ERIC Number: EJ878365
Record Type: Journal
Publication Date: 2009-Mar
Abstractor: As Provided
Reference Count: 0
Effects of Word Position and Stress on Onset Cluster Production: Evidence from Typical Development, Specific Language Impairment, and Dyslexia
Marshall, Chloe R.; van der Lely, Heather K. J.
Language, v85 n1 p39-57 Mar 2009
Children with specific language impairment (SLI) and dyslexia have phonological deficits that are claimed to cause their language and literacy impairments and to be responsible for the overlap between the two disorders. Little is known, however, about the phonological grammar of children with SLI and dyslexia, and indeed whether they show differences in phonological development. We designed a nonword repetition task to investigate the impact of word position and stress on the production accuracy of onset clusters. We compared the performance of children with SLI and dyslexia, SLI only, and dyslexia only (mean age eleven), and three groups of typically developing children (aged five, seven, and nine). Analysis of cluster production accuracy revealed that all three clinical groups made significantly more errors on word-medial clusters compared to word-initial clusters. Unstressed clusters were more difficult than stressed clusters for the two dyslexic groups but not the SLI-only group. None of the groups of typically developing children showed an effect of word position or stress on cluster accuracy. All groups, however, created new clusters significantly more frequently in initial than medial positions. These results indicate a difference in phonological grammar in children with SLI and dyslexia that could potentially shed light on the relationship between the two disorders. Furthermore, they indicate that structural position and stress are developmentally independent elements in phonological representations.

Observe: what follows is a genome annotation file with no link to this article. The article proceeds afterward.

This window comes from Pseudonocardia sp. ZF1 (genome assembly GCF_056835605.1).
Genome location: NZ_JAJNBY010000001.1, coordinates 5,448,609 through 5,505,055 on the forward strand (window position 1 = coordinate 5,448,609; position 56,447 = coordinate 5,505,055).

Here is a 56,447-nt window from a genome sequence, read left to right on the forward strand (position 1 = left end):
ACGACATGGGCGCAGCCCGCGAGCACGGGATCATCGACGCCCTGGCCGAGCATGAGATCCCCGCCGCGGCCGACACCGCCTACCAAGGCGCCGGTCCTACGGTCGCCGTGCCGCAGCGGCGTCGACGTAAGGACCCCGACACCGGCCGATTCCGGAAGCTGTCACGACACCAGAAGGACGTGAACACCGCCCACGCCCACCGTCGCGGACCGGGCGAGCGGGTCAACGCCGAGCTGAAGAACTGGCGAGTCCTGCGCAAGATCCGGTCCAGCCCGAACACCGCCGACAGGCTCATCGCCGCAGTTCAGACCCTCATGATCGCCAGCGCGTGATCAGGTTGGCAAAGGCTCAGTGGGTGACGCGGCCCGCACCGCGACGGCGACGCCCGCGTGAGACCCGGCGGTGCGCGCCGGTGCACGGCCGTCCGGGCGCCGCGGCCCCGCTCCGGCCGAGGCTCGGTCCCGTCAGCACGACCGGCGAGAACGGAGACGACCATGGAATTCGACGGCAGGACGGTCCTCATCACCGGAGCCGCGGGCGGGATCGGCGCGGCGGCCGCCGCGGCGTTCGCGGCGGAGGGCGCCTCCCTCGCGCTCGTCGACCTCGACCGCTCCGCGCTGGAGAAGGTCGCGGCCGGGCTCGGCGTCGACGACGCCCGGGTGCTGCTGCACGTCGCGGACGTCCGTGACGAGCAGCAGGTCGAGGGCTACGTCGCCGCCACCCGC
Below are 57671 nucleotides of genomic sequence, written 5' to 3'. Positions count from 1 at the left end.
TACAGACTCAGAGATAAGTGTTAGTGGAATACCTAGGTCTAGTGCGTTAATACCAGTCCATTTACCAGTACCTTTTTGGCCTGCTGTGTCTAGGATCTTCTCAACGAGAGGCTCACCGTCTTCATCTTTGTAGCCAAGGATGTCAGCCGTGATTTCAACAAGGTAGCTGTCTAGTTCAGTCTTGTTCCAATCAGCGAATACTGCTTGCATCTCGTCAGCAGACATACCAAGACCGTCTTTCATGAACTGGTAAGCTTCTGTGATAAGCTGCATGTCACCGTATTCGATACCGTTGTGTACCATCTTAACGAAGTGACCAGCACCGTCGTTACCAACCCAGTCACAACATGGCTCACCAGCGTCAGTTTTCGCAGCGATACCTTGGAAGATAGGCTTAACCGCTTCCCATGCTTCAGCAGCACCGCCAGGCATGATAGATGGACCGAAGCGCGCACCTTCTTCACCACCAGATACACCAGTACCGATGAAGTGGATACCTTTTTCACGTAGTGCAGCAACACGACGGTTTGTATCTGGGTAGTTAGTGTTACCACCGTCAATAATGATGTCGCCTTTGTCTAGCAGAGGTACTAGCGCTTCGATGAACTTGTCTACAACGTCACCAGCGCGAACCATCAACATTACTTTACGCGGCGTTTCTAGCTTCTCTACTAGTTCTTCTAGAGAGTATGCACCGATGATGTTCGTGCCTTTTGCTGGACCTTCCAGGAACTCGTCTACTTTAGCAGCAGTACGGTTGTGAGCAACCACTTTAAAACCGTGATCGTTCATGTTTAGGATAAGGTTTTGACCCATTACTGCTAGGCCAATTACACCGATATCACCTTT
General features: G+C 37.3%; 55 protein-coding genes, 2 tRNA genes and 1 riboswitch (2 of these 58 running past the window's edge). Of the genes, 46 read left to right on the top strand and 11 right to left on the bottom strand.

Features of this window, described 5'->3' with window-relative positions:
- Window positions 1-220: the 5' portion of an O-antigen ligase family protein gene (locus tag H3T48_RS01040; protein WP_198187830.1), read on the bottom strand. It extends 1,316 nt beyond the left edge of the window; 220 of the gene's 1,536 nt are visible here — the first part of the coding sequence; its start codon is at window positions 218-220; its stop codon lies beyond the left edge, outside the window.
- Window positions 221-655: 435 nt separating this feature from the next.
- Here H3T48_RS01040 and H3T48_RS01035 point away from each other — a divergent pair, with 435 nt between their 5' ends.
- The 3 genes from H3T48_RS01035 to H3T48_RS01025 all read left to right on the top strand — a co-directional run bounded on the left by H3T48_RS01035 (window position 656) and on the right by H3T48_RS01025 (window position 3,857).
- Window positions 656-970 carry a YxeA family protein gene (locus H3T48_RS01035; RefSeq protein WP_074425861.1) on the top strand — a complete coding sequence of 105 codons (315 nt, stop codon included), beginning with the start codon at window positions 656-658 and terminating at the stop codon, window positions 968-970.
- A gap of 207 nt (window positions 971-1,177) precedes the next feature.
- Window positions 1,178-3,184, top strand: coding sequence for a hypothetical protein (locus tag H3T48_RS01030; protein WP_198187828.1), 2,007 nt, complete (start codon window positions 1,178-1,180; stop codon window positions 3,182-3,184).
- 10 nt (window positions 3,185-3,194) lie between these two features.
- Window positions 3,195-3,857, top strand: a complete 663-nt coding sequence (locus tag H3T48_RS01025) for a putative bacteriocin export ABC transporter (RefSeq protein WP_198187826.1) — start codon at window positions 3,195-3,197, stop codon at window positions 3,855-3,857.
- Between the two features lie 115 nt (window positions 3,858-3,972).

Descriptors: Phonology, Dyslexia, Language Impairments, Children, Task Analysis, Comparative Analysis, Error Analysis (Language), Error Patterns, Grammar
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Publication Type: Journal Articles; Reports - Evaluative
Education Level: N/A
Authoring Institution: N/A